The YouTube Honesty Hour panel took place on Sunday at Summer in the City 2018, in Panel Room A. It featured Elle Mills, Stevie Boebi, Jon Cozart, Tom ‘TomSka’ Ridgewell, Emma Blackery, and Jack Dean. It was chaired by Sammy Paul.
Sammy kicked off the discussion by asking the panellists how they would define ‘honesty’ online. For Emma honesty doesn’t mean being completely transparent so much as it means “only strategically hiding a few things that are very important to someone.”
Tom agreed, stating that creators have the right to share what they’re comfortable with. “I tend to overshare,” he explained, and while being open about topics like his mental health has helped in some regard, “it comes at a cost.”
Jack said it’s imperative to not belittle your audience and play up the “best friend angle”, explaining that “if you treat them like adults, they’ll do the same to you.” But at the same time, Stevie added that, as part of YouTube and celebrity culture, some people “feel entitled to know everything.”
With this added pressure from some parts of their audience, do creators ever feel an obligation to put a lot of their personal lives online? “I’m not the product,” answered Jon, explaining that putting his personal life online has always felt strange. He feels that he’s more comfortable with cultivated public personas or “masks” in certain situations.
Even for the panellists who do share a lot of their lives online, there are downsides. Tom explained that, especially when it comes to relationships or interactions with other people, he has to be careful. “In that case, the story is only 50% mine to share,” he said.
Sammy then asked Jack about his focus on calling out dishonesty in the community. “From my personal experience, I think a lot of the big YouTubers were not nice people,” he explained, and he is worried about viewers looking up to them or smaller creators seeing them as the next step in their career. “When I praise a lot of smaller YouTubers no one seems to notice, but when I call out bigger YouTubers everyone talks about it.”
As Elle joined YouTube when it was a more established platform for creators, Sammy was curious as to whether being a creator was different to what she expected. “Everything is pretty much what I expected,” she explained, “but the way I’m dealing with it is not as expected.”
Parts of being a creator, like long meet and greets, took a toll on her mental health in a way she didn’t anticipate. “Being on the other side it’s hard to truly understand, and it’s not something you can understand until you’re in that situation,” she said. “The reason it’s had a huge toll on my mental health is how much it was and how fast it all happened. I felt the pressure to impress the people I looked up to.”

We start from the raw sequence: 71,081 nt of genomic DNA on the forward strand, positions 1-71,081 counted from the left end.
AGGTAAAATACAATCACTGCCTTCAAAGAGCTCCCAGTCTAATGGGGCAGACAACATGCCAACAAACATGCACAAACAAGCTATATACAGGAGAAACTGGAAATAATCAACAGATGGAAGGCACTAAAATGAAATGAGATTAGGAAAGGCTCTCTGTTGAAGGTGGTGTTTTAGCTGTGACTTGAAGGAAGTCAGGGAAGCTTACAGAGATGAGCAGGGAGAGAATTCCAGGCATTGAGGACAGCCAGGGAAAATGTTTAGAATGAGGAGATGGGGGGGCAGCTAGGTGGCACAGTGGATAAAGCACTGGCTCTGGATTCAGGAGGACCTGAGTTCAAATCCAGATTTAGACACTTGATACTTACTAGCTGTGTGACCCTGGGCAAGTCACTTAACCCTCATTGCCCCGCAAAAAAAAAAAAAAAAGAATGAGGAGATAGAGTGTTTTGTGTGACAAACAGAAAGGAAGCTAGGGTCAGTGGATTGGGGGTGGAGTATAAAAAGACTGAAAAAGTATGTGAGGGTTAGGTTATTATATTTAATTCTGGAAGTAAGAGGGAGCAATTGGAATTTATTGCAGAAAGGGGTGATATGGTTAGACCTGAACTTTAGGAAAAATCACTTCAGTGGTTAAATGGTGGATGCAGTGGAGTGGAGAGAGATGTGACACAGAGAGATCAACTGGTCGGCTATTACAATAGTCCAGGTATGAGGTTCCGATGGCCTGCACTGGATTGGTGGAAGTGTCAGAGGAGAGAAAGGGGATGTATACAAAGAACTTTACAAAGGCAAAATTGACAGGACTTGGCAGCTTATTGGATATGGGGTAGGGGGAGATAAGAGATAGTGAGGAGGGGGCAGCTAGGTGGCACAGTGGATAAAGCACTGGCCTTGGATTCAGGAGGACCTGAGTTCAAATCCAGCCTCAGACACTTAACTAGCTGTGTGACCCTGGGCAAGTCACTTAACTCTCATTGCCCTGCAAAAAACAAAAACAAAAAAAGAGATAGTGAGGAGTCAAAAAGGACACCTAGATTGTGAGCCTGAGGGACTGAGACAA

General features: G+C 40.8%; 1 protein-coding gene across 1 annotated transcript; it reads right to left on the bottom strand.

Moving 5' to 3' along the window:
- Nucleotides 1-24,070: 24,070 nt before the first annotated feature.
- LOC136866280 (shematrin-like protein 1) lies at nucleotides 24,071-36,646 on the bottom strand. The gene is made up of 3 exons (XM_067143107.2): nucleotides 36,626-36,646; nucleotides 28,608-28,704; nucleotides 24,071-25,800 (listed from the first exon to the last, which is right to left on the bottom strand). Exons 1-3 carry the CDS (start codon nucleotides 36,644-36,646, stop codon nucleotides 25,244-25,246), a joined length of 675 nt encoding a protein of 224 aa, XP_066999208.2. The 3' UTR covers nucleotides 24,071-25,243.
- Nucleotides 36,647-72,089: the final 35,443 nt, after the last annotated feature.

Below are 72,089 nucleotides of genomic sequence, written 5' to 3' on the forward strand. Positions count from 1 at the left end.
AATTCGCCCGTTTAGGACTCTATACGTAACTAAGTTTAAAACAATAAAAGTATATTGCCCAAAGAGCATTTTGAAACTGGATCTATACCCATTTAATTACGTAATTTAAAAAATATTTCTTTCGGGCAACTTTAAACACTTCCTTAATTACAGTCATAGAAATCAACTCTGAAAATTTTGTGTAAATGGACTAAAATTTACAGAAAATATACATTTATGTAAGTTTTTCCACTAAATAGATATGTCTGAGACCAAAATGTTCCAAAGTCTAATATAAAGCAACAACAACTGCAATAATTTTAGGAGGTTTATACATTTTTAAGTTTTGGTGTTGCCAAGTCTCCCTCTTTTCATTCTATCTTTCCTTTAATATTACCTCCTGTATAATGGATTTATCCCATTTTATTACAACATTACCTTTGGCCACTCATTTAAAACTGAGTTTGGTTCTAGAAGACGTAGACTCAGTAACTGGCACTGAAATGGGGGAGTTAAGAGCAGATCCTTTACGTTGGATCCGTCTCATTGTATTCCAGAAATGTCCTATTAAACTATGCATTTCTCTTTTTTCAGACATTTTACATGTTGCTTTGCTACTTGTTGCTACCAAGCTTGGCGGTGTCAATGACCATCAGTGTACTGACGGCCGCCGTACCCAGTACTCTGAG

The conversation then shifted to the “callout culture” that can manifest in online communities and the line between holding other creators accountable for their actions and bullying. Emma brought up that, by putting yourself on a platform, you have voluntarily put yourself in the public eye and have thus opened your presence up to public opinion. Where the line is drawn in her mind, however, is commenting on people who have not signed up for that themselves.
For Jack, he believes that if you’re going to weigh in on a controversial situation, you have to make sure you’re passionate about the point you’re making. “People email me with things to talk about all the time,” he said, but he doesn’t see the point in making “drama videos” just for the sake of making them.
Sammy then asked each panellist to think, in five years’ time, what the best and worst-case scenarios for their YouTube careers would be. Jon shared that his best-case scenario would involve being more respected in traditional media in general, as he’s more compelled to move there in the future.
As someone who takes a lot of time on his content, he mused that YouTube may not be his ideal platform as his career develops. Emma, on the other hand, admits to not even having a one-year plan, adding that wherever she ends up, she’d like to still be playing music.
For Elle, the best-case scenario would be figuring out how to best profit from her content – currently, she doesn’t monetise her videos. Her worst-case scenario would be starting back at square one in another career.
Stevie’s best-case is similar.“Mine would be for YouTube to stop demonetising my content,” she said, a decision that both affects both her income and the LGBTQ+ community as a whole. “YouTube is beholden to their advertisers,” she explained. “If you’re demonetising queerness itself, it’s like your identity is being taken from you.”
Photos by George Yonge.
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